Climate crises Q&A: Why have some recent storms gained so much strength, so quickly?

Warming oceans and the El Nino phenomenon have caused some storms to gain strength far more rapidly than predicted. When communities are caught off-guard, the results can be devastating. More investment in forecasting, early warning, preparation — and an assist from artificial intelligence — are parts of the solution.

An interview with Juan Bazo, climate scientist with the Red Cross Red Crescent Climate Centre, by Susana Arroyo Barrantes, IFRC Americas Regional Communications Manager. Originally published on the IFRC website.

Susana Arroyo: In October 2023, Hurricane Otis caused a lot of astonishment after it went from a tropical storm to a category 5 hurricane in just 12 hours. According to the U.S. National Hurricane Center, it was the most powerful hurricane ever recorded on the Mexican Pacific coast. Did El Niño have something to do with the rapid intensification of Otis?

Juan Bazos: It was a combination of warm oceans, along with El Niño. In addition, the entire Pacific coastline of Mexico, El Salvador, Honduras, and the coasts of Costa Rica, have been very warm. This has allowed the formation of cyclones and storms. Some of these storms have even passed from the Atlantic to the Pacific.

Regarding the intensification, this has happened before, Hurricane Patricia in 2015, also had this very rapid intensification in less than 12 hours off the Pacific coast of Mexico, but the impact was not in a very populated area.

For a scientific point of view, it is increasingly difficult to forecast this type of intensification. Most, if not all, of the models failed in the short-term forecast, which is one of the most reliable forecasts we have in meteorology. This is due to several factors: the rapid intensification, very local atmospheric conditions, and the temperature of the ocean water in this part of the Mexican coast.

Increasingly, intensification is not only occurring in the Pacific and Atlantic of our region, but also in the Indian Ocean. In The Philippines, this has happened many times. That is a challenge, both for the climate services and for the humanitarian response.

Satellite image of hurricane Otis developing off the coast of Mexico. Photo: Cooperative Institute for Research in the Atmosphere at Colorado State University and the National Oceanic and Atmospheric Administration (CSU/CIRA & NOAA)
Satellite image of hurricane Otis developing off the coast of Mexico. Photo: Cooperative Institute for Research in the Atmosphere at Colorado State University and the National Oceanic and Atmospheric Administration (CSU/CIRA & NOAA)

SA: One thing we depend on to make life-saving decisions is rigorous, accurate, effective forecasts. If we are moving towards an era of greater uncertainty, then we must also look at how we anticipate on other fronts. What can we expect for this year?

JB: In the following months, we would normally be entering a neutral period and quickly passing to La Niña phenomenon. And this will also bring its consequences, changing the whole panorama. It could be that this year we will have to prepare for a hurricane season that may be higher than normal. So, we must keep monitoring, considering the climate crisis and the Atlantic Ocean that is still very warm.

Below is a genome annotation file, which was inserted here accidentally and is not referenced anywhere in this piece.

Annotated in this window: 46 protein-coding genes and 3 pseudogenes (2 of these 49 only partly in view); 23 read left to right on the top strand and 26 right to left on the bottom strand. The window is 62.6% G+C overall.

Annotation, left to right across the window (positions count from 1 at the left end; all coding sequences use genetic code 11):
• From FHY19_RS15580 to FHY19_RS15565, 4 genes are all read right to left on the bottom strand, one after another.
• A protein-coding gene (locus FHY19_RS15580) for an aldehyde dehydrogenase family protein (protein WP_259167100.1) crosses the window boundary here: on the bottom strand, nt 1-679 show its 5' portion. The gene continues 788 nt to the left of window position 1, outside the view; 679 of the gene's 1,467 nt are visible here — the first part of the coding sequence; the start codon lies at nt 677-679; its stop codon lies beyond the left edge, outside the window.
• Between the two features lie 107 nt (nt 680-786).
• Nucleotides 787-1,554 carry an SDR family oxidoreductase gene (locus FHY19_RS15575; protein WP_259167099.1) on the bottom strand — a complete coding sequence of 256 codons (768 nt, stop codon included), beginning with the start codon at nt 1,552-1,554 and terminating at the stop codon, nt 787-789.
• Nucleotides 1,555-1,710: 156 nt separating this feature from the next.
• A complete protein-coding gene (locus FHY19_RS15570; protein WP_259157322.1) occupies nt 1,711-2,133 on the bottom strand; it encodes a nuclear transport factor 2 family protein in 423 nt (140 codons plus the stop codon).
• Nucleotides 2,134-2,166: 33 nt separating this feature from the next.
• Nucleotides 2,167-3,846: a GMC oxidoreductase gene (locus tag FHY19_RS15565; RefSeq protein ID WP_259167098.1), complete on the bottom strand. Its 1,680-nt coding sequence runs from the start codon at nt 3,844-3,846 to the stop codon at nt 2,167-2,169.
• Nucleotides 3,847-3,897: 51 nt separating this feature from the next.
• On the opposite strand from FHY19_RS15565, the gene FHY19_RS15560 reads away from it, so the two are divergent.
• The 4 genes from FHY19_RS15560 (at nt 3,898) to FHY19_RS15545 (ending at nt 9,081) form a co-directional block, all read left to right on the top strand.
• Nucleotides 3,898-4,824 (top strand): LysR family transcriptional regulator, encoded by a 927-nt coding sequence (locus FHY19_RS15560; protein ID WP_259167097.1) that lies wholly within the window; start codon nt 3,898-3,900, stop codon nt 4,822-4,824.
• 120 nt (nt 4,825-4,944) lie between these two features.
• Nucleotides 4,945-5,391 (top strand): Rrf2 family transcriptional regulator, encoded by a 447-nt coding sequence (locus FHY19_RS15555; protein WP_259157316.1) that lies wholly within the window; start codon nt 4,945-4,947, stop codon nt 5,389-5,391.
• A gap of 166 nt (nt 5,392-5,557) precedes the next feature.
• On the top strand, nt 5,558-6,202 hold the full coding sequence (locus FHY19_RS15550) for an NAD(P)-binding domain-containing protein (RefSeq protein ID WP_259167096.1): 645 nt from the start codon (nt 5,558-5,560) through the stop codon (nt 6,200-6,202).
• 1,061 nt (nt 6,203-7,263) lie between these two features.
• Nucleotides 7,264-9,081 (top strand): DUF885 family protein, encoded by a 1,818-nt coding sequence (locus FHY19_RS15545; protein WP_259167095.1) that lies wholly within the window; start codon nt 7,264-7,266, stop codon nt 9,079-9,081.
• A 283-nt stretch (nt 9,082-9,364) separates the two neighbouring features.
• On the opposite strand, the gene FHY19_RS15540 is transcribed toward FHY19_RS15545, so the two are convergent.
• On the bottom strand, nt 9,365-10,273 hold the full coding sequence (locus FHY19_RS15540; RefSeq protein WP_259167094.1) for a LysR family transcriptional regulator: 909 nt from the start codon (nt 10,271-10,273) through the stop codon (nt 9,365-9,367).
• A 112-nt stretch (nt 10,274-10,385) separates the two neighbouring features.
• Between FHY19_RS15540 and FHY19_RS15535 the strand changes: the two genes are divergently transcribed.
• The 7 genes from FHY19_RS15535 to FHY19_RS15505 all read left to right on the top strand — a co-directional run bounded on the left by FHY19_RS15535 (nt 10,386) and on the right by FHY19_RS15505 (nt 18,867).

SA: The IFRC has tried to make more alliances with meteorological institutions dedicated to researching, monitoring, and understanding the climate. Is that one of the paths to the future, to strengthen this alliance?

JB: Increasingly, the IFRC has scientific technical entities as its main allies, to make reliable decisions, and I think that is the way we must continue to work. Scientific information will bring us information for our programs and operations at different time scales, in the short, medium, and long term. We must not ignore climate projections but plan how we can adapt knowing that the climate is going to change. This is part of our work, from our policies to our interventions and I think the Red Cross and Red Crescent network does this very well.

However, we need to empower ourselves more, get closer to the technical scientific entities, the academia, which are our allies. They can bring us much more information — much richer, much more localized. And this is the next step we must take.

SA: Many changes are also coming in the field of meteorology. Now, using artificial intelligence (AI) and increasingly large amounts of data, there will be changes and likely improvements in forecasting. Could we therefore get more reliable forecasts in terms of rapid intensification?

JB: Artificial Intelligence opens a lot of room for innovation. Meteorology is not 100 per cent accurate. There is always that degree of uncertainty and there are going to be failures. It is part of our planet's atmospheric chaos, of its complexity and the many variables that play a role in weather forecasting. In that sense, AI will be a great added value for the improvement of forecasts.

This brings to the table the need for 1) greater investment in forecast-based early action systems, 2) early warning systems that are more agile, flexible, and capable of informing and mobilizing the population in record time, and 3) humanitarian aid that is pre-positioned to respond to disasters as they occur.

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